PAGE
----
Born in 1898, Layle Lane was a toddler when a vow to lynch her Congregational minister father forced the family to flee their Marrietta, Ga. home.
A graduate of Howard University with a master's from Columbia, she became a high school social studies teacher at Benjamin Franklin HS and an early member of the Teachers Union and later the Teachers Guild, serving on its executive board.
She ran for elective office under the Socialist Party, including three times for Congress.
Lane helped A. Philip Randolph organize the Pullman porters into the first black union and later joined him in planning the July 1941 March on Washington. Though the march was called off, it pressured President Roosevelt to issue the landmark Fair Employment Practices Order which opened government jobs to blacks.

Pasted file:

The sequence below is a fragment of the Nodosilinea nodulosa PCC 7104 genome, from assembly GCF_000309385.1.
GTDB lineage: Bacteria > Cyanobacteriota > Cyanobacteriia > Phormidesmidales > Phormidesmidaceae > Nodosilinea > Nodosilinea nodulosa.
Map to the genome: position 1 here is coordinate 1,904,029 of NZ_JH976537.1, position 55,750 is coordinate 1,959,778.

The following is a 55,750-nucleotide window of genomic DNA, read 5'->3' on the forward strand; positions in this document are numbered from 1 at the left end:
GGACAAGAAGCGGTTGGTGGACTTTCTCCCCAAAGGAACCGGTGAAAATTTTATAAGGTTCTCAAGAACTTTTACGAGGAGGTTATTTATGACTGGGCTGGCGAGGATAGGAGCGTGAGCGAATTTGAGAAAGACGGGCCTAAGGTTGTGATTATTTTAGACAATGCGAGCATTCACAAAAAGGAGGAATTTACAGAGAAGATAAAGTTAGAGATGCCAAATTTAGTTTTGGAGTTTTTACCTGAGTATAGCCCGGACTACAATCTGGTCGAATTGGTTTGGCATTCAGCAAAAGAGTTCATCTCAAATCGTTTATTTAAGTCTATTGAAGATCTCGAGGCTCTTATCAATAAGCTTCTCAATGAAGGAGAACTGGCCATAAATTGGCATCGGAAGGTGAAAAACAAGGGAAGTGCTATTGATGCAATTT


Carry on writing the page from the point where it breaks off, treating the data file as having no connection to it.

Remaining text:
She fought to end discrimination in public housing and segregation in the military, and used a sabbatical leave in 1937 to organize black teachers in the south for the AFT.
An AFT vice president, she pushed for an end to segregated locals and was a critic of unions in the skilled trades for excluding blacks. Lane was part of a slate which swept to power and ousted the communist-led faction in the AFT in 1940.
A longtime fixture in Harlem, for years she footed the bill for a camp for poor black kids on her farm in Pennsylvania.